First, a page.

Twin studies showed that 85% of identical twins raised together and 70% of identical twins raised apart had the same IQ. This would imply that genes have a major impact on intelligence, but how does it work? The explanation for these results could partly be that the identical twins chose (as a result of their genes) the same social environments in their lives even when they were raised apart and therefore were similar in their IQs. A study of over 212 twin studies that examined the heritability of intelligence concluded that 85 percent of identical twins raised together, and 74 percent of identical twins raised apart, had the same IQ, compared with much lower percentages for siblings raised together (45 percent) and apart (24 percent) (Devlin et al., 1997). This implies that genes have a major impact on intelligence, but how do they work? One explanation for these results is that the identical twins chose (as a result of their genes) more similar social environments in their lives than siblings would, even when they were raised apart, and thus they had more similar IQs. A more recent MRI study provides another explanation, pointing to a genetic influence for the size of some of the regions of the brain involved in cognitive function (Thompson et al., 2001). Thus, twins with identical genes are likely to produce similar brain sizes.

It is still hotly debated whether intelligence, as measured by multiple-choice tests, is determined by nature, nurture, or both. ©AMNH

Aggression and Humor

According to family studies, the influence of family environment on the personality development of children is, perhaps surprisingly, relatively minor (except in cases of severe neglect and abuse). Environmental influences outside the family, such as school and friends, are often more important to the development of personality. However, these "outside influences" may have more to do with genes than it would seem at first. People might choose, or even create, environments to which they are genetically predisposed. For example, an aggressive person is more likely to find an environment in which arguments are likely to take place, or to create such an environment by starting fights, than a peace-loving person might. In these cases, the assessment of whether genes or environment is more important resembles the question of the chicken and the egg.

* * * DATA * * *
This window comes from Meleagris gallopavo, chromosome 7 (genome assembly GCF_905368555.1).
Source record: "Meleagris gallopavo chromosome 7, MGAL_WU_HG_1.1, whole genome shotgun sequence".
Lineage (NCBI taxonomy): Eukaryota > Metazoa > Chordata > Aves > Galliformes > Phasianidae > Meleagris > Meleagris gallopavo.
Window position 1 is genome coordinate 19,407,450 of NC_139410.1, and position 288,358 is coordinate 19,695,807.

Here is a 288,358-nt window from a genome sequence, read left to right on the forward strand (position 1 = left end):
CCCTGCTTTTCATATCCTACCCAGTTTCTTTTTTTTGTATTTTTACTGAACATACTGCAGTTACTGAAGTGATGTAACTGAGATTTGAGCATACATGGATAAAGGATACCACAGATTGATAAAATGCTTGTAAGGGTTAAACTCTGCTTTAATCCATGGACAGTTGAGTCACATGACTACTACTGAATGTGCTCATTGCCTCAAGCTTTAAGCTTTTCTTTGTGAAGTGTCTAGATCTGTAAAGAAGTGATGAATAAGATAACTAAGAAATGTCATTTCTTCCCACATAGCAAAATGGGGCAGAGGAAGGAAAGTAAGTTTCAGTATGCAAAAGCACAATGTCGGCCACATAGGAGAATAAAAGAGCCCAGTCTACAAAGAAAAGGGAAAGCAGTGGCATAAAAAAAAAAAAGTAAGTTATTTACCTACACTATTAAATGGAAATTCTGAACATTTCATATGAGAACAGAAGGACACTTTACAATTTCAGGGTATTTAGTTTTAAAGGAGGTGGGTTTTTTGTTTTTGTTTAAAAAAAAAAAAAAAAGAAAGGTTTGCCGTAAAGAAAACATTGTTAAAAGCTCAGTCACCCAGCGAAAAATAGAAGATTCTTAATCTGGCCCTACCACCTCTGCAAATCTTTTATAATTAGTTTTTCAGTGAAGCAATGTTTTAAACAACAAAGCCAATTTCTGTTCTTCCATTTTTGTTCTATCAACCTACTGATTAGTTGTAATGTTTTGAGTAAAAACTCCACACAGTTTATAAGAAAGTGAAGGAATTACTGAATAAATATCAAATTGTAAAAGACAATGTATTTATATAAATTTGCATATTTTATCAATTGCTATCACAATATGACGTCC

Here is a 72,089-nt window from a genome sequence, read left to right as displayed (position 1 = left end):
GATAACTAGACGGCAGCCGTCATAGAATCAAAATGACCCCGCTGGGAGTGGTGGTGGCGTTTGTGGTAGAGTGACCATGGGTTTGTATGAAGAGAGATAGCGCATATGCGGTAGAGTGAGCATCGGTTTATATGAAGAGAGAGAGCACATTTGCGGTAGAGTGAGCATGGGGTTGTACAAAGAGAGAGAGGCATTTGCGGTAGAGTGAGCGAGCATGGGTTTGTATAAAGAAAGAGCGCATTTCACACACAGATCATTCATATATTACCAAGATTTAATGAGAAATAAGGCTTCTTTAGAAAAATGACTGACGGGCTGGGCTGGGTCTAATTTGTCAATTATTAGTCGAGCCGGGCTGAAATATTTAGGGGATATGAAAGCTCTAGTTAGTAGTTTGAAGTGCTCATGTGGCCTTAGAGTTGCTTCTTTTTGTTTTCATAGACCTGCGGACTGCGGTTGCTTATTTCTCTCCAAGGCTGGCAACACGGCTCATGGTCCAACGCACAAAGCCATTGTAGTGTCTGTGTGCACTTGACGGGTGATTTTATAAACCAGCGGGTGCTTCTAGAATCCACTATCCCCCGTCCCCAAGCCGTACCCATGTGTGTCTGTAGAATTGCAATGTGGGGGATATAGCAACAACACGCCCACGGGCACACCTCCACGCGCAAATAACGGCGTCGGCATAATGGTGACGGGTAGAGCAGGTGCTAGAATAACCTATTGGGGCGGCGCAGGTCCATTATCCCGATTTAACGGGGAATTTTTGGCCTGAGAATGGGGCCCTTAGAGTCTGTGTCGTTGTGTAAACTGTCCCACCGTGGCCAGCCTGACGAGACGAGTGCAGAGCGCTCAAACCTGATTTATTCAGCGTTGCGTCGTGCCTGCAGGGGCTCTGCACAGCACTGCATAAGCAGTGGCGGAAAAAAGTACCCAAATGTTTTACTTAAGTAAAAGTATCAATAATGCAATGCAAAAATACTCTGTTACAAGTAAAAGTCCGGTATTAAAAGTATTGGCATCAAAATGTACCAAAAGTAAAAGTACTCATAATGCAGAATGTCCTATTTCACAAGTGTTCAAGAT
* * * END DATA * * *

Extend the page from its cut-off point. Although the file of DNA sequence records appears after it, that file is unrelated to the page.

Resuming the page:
As for humor, a study concerned with the genetic basis of humor suggested, by comparing reactions to Gary Larson’s The Far Side cartoon, that upbringing has more influence than genes on the sense of humor (Cherkas et al., 2000). However, there did not appear to be a general humor factor underlying responses to the cartoons, and no effect of age was seen.

The way genes influence our personality may be by directing the development of the nervous and endocrine systems, and the body chemistry that rules our behavior. By comparing personality traits, it should be possible to find links to differences in body chemistry—and in fact, more and more of these links are being discovered.

Hopefully this short description of some of the ongoing research into the nature/nurture debate provides an idea of how complex the development of human traits is. It should be clear that, except for a few cases (such as some diseases), we are not solely determined by our genes. However, in the future, the danger of genetic testing lies in the fact that other people and institutions (e.g., insurance companies) will try to classify us, and determine our genes, so they can estimate our predisposition to disease or even to specific behaviors.


  • Cherkas, L., F. Hochberg, A.J. MacGregor, H. Snieder and T.D. Spector. (2000). “Happy Families: A Twin Study of Humor.” Twin Research 3, 17-22.
  • Devlin, B., M. Daniels and K. Roeder. (1997). “The heritability of IQ.” Nature 388, 468-471.
  • Thompson, P., T.D. Cannon, K.L. Narr, T. Erp, V. Poutanen, M. Huttunen, J. Lönnqvist, C. Standertskjöld-Nordenstam, J. Kaprio, M. Khaledy, R. Dail, C.I. Zoumalan and A.W. Toga. (2001). “Genetic Influences on Brain Structure.” Nature Neuroscience 4 (12).